Oil spill prompts immediate action


Mila Rafaty

Parker Forgash (right) takes a photo with California Senator (left) at the rally at Main Beach.

Uma Bhatia, Editor-in-Chief

On Saturday, October 2nd, a pipeline off the coast of Huntington Beach that had ruptured was discovered, resulting in over 25,000 gallons of crude oil being spilled dangerously close to our shores. New research suggests the anchor of a 1,200 foot cargo ship dragged the pipeline across the sea floor. This occurred in a storm that occurred in January. The Coast Guard first received a report of the oil spill on Friday, October 1st, but they lost visibility when they were searching at night for the oil.  This damage to the pipe is thought to be responsible for the oil spill but investigators have yet to confirm this theory.  As the investigation continues to unfold, many view this devastating oil spill as a call to action to ban offshore drilling.

“There is really no economic harm done from stopping offshore drilling in California, as it only accounts for an extremely small part of the oil in the U.S.A. and the California oil wells have been almost completely exhausted,” said LBHS student Cailin Mulvaney. 

The destruction caused by this oil spill is immense. At Huntington Beach, birds and other marine life are washing up on shore covered in oil daily. While much of the floating oil can be cleaned, some of the oil has found its way to the ocean floor and into marshes. Once it is in these areas, the oil stays there forever. The effects of this oil spill will continue to impede marine life and affect our beaches for centuries to come. Offshore drilling is a constant risk to our vulnerable beaches and marine animals and many think it should be removed. 

“The infrastructure of these oil platforms is dated and the yield of actual oil from them is truly miniscule. When looked at logically, it certainly is not worth the risk to our beaches and sea life,” said David Brobeck, advisor of FLOW Club, an organization founded upon the idea of promoting student stewardship for the environment.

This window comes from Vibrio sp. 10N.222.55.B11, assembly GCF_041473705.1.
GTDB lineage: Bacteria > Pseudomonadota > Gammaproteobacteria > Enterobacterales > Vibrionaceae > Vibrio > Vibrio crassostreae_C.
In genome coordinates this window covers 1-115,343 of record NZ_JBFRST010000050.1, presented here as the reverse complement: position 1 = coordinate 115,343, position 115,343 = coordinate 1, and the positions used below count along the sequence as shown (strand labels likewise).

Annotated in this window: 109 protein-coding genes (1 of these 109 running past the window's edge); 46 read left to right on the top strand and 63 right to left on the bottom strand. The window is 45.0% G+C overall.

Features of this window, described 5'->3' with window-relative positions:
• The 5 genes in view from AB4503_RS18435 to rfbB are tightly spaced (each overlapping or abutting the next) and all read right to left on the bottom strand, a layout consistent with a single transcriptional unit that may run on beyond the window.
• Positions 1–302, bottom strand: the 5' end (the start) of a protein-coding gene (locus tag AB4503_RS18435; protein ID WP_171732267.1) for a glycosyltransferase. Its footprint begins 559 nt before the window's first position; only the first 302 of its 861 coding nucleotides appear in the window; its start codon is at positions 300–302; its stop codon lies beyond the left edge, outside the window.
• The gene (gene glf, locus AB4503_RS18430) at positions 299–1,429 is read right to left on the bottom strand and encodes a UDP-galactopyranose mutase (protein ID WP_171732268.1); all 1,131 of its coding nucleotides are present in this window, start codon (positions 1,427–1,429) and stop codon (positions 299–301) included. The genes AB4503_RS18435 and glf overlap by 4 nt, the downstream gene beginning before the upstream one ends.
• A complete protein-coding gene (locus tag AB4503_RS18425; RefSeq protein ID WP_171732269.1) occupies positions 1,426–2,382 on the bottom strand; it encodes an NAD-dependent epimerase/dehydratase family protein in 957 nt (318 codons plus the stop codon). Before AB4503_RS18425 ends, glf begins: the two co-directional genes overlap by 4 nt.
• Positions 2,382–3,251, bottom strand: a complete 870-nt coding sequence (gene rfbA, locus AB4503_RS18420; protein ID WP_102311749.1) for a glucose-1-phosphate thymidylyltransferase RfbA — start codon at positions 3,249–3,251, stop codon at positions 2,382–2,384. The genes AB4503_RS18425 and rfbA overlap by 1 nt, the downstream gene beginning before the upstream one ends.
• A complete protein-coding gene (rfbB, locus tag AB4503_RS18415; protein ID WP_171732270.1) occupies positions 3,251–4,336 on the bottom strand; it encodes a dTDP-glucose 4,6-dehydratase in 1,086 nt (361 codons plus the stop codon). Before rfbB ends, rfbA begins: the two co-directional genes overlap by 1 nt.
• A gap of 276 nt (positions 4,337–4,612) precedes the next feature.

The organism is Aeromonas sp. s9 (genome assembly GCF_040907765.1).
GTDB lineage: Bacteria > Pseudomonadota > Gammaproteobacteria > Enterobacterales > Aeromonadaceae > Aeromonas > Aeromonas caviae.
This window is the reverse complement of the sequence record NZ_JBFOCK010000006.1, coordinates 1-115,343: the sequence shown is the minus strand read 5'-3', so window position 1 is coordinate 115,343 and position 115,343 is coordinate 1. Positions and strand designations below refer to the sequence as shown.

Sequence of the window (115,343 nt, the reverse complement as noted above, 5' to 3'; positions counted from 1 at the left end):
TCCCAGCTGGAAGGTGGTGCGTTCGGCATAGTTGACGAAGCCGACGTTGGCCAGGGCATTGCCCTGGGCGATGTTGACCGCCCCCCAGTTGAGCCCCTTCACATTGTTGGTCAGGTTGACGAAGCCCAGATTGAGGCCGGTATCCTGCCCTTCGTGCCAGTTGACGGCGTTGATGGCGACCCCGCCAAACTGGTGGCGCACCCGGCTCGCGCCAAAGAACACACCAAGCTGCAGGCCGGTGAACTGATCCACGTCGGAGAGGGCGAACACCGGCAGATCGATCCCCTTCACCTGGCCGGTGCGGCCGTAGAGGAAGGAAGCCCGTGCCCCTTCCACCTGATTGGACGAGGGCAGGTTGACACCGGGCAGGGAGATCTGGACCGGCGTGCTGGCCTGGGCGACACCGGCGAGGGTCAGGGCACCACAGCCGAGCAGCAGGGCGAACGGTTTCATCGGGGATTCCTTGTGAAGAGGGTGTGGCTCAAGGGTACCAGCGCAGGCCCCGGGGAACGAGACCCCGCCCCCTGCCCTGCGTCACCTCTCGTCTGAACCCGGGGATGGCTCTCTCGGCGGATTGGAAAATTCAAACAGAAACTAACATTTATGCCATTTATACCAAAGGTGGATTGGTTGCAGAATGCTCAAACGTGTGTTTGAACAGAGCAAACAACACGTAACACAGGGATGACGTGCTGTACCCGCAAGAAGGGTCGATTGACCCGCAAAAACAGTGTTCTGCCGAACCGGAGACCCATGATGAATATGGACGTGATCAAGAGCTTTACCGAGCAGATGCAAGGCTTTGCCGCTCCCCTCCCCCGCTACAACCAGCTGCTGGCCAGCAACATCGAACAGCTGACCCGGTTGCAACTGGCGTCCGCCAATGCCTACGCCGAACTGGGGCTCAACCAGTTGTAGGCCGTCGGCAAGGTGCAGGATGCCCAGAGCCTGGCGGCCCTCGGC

On Monday, October 18th, a rally was held on Main Beach in response to the oil spill. Many California senators, as well as activist Jane Fonda, attended. FLOW club members from our school were able to attend this protest as well through Mael Matis, who organized this rally with the support of Jason Alleman and David Brobeck .

“After attending the rally, I became aware of how preventable the oil spill really was. The way the offshore oil drilling industry is run, this was a disaster waiting to happen. This oil spill is yet another sad example of corporations prioritizing profits over the health of the community and of the environment,” said junior Isabela Reichel.

Many speakers discussed solutions to dangerous offshore drilling. Influential speakers such as David Min proposed real changes and outlined the next steps that need to be taken in response to this oil spill. These speakers inspired FLOW club students in attendance. 

The press conference furthered the notion that we can use our voice to share our disdain for offshore oil drilling, which inevitably results in oil spills. In this way, I feel as though my perspective on preventing oil spills became more optimistic, seeing so many activists of all ages and policy makers ready to create change for the betterment and conservation of our damaged environment,” said FLOW Club member Mila Rafaty.

For many, the next steps are clear: legislation needs to be passed to ban offshore drilling to save Laguna Beach and every beach community. The division caused by polarizing political parties often makes enacting legislation very difficult; however, the need for legislative action is urgent. 

 “Oil rigs need to be decommissioned. Republicans and Democrats: we all live in Laguna for a reason — and the reason is our beautiful ocean and our unique and fragile Laguna coves and beaches,” said Brobeck. “From a purely financial standpoint, it’s our beaches that bring tourism dollars into our town. There are many, many practical reasons why we need to actively protect our coastline.”